Furthermore, the independent police investigation did not lead to the quality or range of detailed and corroborative information that was present in Gates. See Gates, 462 U.S. at 241, 245. The police never placed Walker at or near the scene of either murder. However, the police learned the following information about Walker: Bliss believed Walker might have been involved in the burglary of his house when his .40 caliber Sig Sauer handgun and 9mm Glock were stolen; police found a .40 caliber bullet in their search of Walker's home; and ballistics evidence revealed that Bussey and Nuss were both killed by the same .40 caliber gun, which could have been a Sig Sauer. However, neither the murder weapon nor Bliss's Sig Sauer were recovered and therefore was not in any way conclusively linked to Walker. Another .40 caliber gun that was stolen during the burglary of Bliss's home was eventually recovered by police in October 1995 after it was used in a crime by a man with whom Walker had no connection. The murder weapon was never found. The .40 caliber bullets and the photo of Walker with a gun beside him that were found during the December search of his home are inconclusive. They do not provide the strong showing set forth by the United States Supreme Court in Gates to overcome the deficiencies in reliability of the anonymous letter. This evidence was properly considered by the trial court, but simply did not link Walker to either murder.
The facts here contrast sharply to the anonymous tips and subsequent investigations examined in Gates and McCloskey. In Gates, the letter contained a detailed prediction of the Gateses' behavior, and independent investigation confirmed that the Gateses made a trip to Florida in almost exactly the manner described in the letter. While the informant in McCloskey refused to give his name to the police, he made a statement against his interest in admitting that he had seen cocaine while purchasing marijuana; presumably the police could have arrested the informant for that illegal act. Moreover, the informant twice personally aided the police in their investigation, and the police were able to corroborate details of the informant's story. Here, the letter did not provide the police with a prediction of future behavior that they were able to use to meaningfully corroborate details of the informant's story. In addition, they did not have the enhanced reliability of an in-person informant like the police did in McCloskey. Although the informant in McCloskey remained technically anonymous, he actually assisted the police in their investigation, exposed himself to potential criminal investigation, and gave the police an opportunity to observe him. See McCloskey, 453 N.W.2d at 701.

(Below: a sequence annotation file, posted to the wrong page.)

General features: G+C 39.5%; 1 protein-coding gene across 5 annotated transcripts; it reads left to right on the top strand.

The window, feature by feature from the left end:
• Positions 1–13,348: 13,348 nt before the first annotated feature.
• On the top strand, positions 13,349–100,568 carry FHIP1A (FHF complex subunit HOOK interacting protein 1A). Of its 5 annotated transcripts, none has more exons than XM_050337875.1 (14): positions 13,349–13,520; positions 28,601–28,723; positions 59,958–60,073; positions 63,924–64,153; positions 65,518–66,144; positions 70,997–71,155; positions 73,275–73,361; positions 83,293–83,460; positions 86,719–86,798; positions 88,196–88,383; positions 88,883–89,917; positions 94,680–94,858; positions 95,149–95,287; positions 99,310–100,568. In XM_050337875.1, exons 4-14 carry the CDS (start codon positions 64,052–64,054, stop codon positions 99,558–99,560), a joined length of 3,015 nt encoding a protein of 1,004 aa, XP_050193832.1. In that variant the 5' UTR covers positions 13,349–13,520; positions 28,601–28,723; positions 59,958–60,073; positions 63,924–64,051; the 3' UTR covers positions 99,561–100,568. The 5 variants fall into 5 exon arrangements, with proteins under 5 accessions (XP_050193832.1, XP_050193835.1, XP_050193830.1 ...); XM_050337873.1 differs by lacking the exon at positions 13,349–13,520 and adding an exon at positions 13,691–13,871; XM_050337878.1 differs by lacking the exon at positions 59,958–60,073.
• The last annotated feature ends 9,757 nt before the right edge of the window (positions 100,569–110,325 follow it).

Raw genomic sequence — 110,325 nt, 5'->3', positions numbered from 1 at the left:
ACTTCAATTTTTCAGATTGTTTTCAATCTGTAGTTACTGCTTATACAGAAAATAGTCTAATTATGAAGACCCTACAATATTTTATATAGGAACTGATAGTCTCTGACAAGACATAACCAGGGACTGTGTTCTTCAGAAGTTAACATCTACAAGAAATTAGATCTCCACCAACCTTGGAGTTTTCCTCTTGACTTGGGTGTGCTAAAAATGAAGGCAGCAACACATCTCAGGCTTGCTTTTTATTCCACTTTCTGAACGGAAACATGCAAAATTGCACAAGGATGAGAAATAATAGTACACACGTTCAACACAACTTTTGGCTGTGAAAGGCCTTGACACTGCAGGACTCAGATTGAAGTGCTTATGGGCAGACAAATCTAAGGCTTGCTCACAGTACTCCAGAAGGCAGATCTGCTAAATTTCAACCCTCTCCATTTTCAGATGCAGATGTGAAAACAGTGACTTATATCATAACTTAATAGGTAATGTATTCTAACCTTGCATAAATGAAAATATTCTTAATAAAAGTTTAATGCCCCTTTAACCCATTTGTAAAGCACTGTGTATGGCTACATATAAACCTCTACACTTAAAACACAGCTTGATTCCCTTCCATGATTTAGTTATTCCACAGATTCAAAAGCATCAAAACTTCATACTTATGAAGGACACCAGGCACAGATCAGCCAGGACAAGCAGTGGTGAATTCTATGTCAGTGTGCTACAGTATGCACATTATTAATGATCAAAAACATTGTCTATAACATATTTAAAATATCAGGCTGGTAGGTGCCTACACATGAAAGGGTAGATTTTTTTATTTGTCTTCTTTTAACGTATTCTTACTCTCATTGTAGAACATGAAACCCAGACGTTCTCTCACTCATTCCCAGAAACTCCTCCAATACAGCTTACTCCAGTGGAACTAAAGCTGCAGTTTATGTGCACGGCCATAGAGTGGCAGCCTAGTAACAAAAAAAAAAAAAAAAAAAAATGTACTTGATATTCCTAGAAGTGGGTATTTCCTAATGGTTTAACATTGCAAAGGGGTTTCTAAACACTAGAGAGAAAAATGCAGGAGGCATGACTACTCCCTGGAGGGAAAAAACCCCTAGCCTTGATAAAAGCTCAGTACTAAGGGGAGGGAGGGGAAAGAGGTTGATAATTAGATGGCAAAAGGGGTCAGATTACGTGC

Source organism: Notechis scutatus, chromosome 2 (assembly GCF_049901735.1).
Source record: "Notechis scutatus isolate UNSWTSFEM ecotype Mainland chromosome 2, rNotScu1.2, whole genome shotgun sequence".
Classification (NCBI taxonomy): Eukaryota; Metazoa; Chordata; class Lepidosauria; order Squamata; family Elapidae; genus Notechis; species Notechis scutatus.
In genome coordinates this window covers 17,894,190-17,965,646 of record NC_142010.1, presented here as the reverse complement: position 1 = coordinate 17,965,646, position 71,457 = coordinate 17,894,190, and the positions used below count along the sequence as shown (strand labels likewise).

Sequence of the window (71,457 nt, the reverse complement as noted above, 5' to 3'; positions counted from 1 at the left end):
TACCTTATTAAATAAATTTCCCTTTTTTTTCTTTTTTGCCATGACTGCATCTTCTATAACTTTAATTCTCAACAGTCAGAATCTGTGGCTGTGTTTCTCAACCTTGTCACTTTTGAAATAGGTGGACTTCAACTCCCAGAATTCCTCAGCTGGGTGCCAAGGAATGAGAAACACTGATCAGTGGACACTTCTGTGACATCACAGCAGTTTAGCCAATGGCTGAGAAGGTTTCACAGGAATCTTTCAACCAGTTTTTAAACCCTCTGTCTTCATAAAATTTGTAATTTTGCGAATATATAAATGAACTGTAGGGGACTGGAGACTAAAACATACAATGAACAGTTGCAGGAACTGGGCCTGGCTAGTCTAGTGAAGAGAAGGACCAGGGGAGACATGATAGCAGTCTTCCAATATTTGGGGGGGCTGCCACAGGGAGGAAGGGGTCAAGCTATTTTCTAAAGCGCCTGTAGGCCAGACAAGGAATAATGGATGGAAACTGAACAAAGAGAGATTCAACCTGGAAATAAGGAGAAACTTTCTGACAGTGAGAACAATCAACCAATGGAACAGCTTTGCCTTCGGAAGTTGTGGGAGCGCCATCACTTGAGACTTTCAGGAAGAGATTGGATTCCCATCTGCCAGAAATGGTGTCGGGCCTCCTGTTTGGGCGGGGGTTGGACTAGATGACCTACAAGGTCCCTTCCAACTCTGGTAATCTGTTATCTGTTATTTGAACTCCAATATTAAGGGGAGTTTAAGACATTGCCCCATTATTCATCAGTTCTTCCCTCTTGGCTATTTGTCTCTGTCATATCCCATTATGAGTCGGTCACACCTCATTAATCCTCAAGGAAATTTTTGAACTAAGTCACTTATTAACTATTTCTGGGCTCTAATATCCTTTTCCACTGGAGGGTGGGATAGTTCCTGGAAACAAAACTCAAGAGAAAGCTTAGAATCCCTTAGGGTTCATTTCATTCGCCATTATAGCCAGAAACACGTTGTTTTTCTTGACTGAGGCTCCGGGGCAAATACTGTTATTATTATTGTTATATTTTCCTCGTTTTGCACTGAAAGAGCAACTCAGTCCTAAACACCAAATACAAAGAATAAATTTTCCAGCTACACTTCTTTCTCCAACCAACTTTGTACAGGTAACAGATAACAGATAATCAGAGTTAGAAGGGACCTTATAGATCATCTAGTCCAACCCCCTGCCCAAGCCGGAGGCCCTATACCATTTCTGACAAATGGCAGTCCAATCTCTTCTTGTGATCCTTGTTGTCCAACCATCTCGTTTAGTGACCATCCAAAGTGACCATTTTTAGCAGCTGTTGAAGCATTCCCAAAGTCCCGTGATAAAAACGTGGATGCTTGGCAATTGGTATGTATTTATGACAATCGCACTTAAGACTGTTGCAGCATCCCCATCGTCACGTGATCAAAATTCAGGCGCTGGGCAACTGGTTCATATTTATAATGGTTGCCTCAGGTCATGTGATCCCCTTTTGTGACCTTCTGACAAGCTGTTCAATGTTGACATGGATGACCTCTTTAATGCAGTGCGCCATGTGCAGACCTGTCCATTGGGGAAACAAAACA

There were suspicious circumstances present in this case, including the .40 caliber bullets found at Walker's home, but mere suspicion without more is insufficient for a warrantless arrest. Under the totality of circumstances presented here, probable cause is lacking. The police had nothing of substance to test the reliability of the informant or to corroborate the details of the informant's tip by independent police work. More than an uncorroborated anonymous letter with a suspect's address is required to establish probable cause to arrest for murder. The unsubstantial, sparse results of the independent investigation added little to the anonymous letter's relatively low degree of reliability. See Alabama v. White, 496 U.S. at 230. Without reasonable limitations on the use of such letters in establishing probable cause, any citizen whose address is listed in the phone book could potentially be subject to a warrantless arrest for a felony.